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Patient Powered Care

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    #@&5&49 Well-known member

    Mar 4, 2012
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    Patient-Powered Care: Driving A New Relationship With Physicians?
    News Author: Lara C. Pullen, PhD


    Few among us would argue that the paradigm of healthcare, and particularly how the lay public accesses health information, has undergone major changes during the past decade. Information has been made widely available via new electronic resources, with the potential to empower billions of patients.

    However, one of the limiting steps toward increasing the autonomy and decision-making power of patients is the quality of the information culled from resources such as the Internet. Scullard and colleagues addressed the issue of the reliability of pediatric health information available on the Internet in a study published in the August 2010 issue of the Archives of Disease in Childhood.

    The researchers evaluated the first 100 search engine results for 5 different questions regarding the health of children and adolescents. They found that 39% of websites in the search gave correct information, 11% provided incorrect information, and nearly half did not address the health question.

    Accuracy was lowest regarding vaccines' relationship to incident autism (51%) and highest (100%) for information on breastfeeding during mastitis and infant positioning during sleep. The authors found that government websites were 100% accurate, but no sponsored site provided accurate medical data.

    This research illustrates the potential of the Internet to inform and empower patients, as well as how far we have to go. A new analysis by a patient named Dave deBronkart published in the British Medical Journal suggests that the era of people-powered care is not something to aspire to; in fact, it's already here.



    Patient-powered care is a progressive social movement that focuses on patients improving medical care, sharing responsibility for health outcomes, and thinking for themselves, according to an article by Dave deBronkart, from the Society for Participatory Medicine in Nashua, New Hampshire.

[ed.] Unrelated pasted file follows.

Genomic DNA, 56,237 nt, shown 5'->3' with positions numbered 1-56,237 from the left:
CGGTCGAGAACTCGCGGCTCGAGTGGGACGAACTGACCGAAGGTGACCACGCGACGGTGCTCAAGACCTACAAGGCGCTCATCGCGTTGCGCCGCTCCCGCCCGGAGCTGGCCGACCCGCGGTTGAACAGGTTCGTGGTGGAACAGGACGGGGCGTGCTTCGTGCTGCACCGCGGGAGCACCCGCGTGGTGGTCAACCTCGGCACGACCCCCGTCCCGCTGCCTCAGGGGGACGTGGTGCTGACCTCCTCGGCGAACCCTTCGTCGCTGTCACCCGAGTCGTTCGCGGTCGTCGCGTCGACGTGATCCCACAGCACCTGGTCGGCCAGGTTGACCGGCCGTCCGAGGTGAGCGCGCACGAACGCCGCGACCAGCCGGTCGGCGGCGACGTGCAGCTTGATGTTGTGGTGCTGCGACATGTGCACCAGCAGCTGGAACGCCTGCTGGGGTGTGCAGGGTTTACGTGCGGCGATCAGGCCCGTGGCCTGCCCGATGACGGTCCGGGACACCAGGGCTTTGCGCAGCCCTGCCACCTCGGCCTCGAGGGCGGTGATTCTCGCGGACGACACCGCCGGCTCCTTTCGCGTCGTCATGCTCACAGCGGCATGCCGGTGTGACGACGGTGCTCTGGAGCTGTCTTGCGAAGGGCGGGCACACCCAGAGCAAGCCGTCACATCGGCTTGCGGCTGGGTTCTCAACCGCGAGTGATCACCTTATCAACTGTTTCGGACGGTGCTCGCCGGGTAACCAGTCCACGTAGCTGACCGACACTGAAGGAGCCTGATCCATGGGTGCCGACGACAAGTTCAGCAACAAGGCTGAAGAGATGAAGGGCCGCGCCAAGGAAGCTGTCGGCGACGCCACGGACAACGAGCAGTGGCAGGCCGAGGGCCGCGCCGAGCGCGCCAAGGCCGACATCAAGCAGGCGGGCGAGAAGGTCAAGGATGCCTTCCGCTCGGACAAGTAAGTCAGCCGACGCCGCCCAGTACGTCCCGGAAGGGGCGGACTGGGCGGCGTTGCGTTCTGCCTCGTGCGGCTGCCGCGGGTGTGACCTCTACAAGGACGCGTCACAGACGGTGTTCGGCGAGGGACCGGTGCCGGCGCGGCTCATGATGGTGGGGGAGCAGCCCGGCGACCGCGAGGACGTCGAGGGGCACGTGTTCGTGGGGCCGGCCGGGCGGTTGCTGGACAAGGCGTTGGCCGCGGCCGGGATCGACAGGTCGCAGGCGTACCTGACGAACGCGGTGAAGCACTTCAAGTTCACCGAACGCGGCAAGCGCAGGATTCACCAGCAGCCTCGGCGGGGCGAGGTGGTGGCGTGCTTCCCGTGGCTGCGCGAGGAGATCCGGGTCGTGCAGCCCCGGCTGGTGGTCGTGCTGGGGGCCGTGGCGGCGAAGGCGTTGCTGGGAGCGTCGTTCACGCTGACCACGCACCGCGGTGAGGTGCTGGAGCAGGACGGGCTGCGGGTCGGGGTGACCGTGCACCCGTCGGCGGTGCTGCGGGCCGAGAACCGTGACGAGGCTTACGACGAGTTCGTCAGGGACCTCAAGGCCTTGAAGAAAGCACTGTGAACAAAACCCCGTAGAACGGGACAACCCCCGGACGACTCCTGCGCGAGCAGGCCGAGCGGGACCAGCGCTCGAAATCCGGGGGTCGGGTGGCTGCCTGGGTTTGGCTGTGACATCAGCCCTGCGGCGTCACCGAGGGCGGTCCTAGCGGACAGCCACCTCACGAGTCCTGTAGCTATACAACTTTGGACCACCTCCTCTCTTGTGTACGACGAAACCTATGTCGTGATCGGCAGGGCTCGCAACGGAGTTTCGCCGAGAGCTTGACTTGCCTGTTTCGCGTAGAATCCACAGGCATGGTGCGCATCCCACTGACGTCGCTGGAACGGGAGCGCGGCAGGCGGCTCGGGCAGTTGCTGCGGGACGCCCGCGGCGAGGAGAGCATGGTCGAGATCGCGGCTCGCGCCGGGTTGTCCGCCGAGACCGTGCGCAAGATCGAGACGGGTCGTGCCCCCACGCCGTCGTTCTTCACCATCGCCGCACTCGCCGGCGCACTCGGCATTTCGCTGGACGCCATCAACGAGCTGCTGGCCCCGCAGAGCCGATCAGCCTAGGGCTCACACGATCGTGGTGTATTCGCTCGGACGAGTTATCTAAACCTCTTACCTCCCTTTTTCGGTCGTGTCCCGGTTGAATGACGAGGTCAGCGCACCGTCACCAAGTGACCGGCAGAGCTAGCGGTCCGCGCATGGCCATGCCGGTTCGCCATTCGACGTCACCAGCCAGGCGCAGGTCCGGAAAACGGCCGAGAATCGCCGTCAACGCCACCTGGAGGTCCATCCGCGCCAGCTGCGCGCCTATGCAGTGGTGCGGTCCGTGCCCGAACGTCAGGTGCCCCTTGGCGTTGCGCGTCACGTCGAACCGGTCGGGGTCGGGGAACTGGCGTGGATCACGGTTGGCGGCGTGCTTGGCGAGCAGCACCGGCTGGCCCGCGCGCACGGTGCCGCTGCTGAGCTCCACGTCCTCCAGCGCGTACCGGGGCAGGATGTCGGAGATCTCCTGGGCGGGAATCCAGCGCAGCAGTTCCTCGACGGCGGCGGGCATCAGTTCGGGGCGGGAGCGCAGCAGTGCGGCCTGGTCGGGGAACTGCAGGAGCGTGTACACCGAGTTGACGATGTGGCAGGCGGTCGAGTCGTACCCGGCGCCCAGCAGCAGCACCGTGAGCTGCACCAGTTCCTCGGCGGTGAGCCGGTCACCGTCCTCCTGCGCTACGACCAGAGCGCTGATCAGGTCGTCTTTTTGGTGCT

deBronkart, who was recently named a visiting professor in internal medicine at the Mayo Clinic in Rochester, Minnesota, on the basis of his patient advocacy and efforts to change the way patients fit into their own medical care, describes a growing movement that asserts that clinicians and patients must collaborate.

    "Useful knowledge plus clinical experience plus what the patient wants leads to best care," he explains. He emphasizes that the movement is not antiphysician but, rather, focuses on partnerships between physicians and patients.

    "I think that's a pretty good draft of a model," Richard J. Baron, MD, president and chief executive officer of the American Board of Internal Medicine in Philadelphia, Pennsylvania, told Medscape Medical News. He described deBronkart as a very important patient voice who articulates to physicians the power of patient engagement. "I think the impact of his article is to say that we need to be working in a shared space with patients," added Dr Baron.

    deBronkart begins his article, published online February 10 in the BMJ, by acknowledging that the practice of medicine is, at its essence, intellectually demanding. The practice has, perhaps, been made even more demanding by the arrival of "e-patients," who are empowered, engaged, equipped, and enabled.

    The American Medical Association, the Institute of Medicine, the Mayo Clinic, and the World Health Organization have all weighed in on the role of educated patients as partners in medicine. Both the American Medical Association and the Belgian government are on record as discouraging patients from Googling their health problems and joining chat rooms to discuss solutions.